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London house prices could be affected by general election

By the end of this year, with the inevitable political uncertainty of the upcoming general election, prime central London house prices could have fallen once more.

Even with the announcement of the general election last week – which will take place on 4th July – along with the fact that interest rates have not fallen as many had hoped they would, UK property prices remain unperturbed, according to predictions from Knight Frank.

Taking into account the whole UK housing market, the expectation is that values will have increased by a total of 3% on average by the end of this year, unchanged from what the agency had predicted in January despite the latest news of an election.

By the end of 2028, Knight Frank expects UK house prices to have risen by a cumulative total of 20.5%, due to the fact that demand remains high, supply levels have not seen any significant gains, and the mortgage market and general affordability are set to improve.

However, London house prices have been following a different track to the rest of the market for some time now, and the latest political movements have led Knight Frank to revise its outlook for prime central London house prices. Now, rather than the original expectation of a 1% rise, they are forecast to fall by -1% by year-end.

Foreign sentiment impacts London house prices

More than any other market in the UK, the London housing market is particularly reliant on foreign buyers and investors. This has long since been the case, and is part of the reason why London house prices have been pushed so high – but the market has not continued to rise at the same pace as the rest of the UK.

This is especially prevalent in the prime housing market in general – with the highest priced properties – which is why the latest announcement from Prime Minister Rishi Sunak could have more of an impact.

According to Knight Frank, the reform of non-dom rules earlier this year had caused some “hesitation” in the prime property sector; and while the Tories introduced the reforms, Labour have “devised their own tougher rules, which are still to be fleshed out”.

Over the past two months, Knight Frank has noted a fall in demand in prime central London, and this is expected to have an impact on prime London house prices. The forecast for the rest of the market, though, stays the same for now.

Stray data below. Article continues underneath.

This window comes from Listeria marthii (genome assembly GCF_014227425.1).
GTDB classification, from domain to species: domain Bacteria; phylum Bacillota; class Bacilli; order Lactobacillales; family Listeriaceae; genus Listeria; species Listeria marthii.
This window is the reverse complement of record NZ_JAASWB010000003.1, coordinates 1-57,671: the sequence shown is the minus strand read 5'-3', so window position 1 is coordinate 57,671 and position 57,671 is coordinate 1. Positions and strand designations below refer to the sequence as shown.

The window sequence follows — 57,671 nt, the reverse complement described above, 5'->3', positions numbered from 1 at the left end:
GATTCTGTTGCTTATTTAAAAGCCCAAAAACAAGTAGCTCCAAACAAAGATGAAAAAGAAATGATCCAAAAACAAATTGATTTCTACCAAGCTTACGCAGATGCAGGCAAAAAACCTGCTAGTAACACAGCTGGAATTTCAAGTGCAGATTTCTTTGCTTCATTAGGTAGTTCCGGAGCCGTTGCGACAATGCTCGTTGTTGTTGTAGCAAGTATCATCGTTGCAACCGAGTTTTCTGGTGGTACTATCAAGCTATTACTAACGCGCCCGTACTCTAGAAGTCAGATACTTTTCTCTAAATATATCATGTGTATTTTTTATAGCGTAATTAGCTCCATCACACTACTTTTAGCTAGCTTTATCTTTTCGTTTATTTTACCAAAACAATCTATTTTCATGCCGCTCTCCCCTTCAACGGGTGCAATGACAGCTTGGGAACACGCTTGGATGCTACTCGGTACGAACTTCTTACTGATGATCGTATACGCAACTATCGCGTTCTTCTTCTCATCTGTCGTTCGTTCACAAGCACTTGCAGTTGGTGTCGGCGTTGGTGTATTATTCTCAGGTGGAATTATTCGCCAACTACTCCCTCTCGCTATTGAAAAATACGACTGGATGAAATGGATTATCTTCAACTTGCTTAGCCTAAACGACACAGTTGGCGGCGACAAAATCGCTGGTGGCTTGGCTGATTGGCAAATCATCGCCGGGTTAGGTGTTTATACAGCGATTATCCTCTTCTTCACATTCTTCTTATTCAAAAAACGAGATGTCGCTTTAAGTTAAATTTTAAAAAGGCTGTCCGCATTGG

The inflation effect

There has been some good news on the inflation front, after it was announced that headline inflation fell to 2.3%. Retailers are saying that UK shop price growth is now back to “normal”, which will be welcome news to many consumers – and is another factor that can boost appetite in the housing market.

However, services inflation was higher than expected at 5.9%, and this announcement saw swap rates rising, money markets reducing their rate cut expectations and mortgage lenders unable to lower their rates as they had perhaps intended.

But Knight Frank points out: “Despite the bad news for buyers or anyone re-mortgaging, we expect demand to strengthen notably once a cut moves onto the agenda, which is what happened in the early weeks of January as sub-4% mortgages made a brief appearance.

“£The Nationwide UK index topped out at 2.3% in January before falling as mortgage rates began to climb. The Halifax peaked at 1.6% in March, the same month that mortgage approvals reached an 18-month high.

“We expect demand will increase as rates begin to fall in the second half of the year. From the summer, there will also be a sharp fall in the number of people rolling off sub-2% mortgages agreed in 2022, as we explore here.”

While London house prices seem set to continue treading their own path separate from the wider market, other parts of the UK housing market have shown trend-bucking resilience – particularly in major regional cities like Manchester, Birmingham and Liverpool, where prices have continued to rise.

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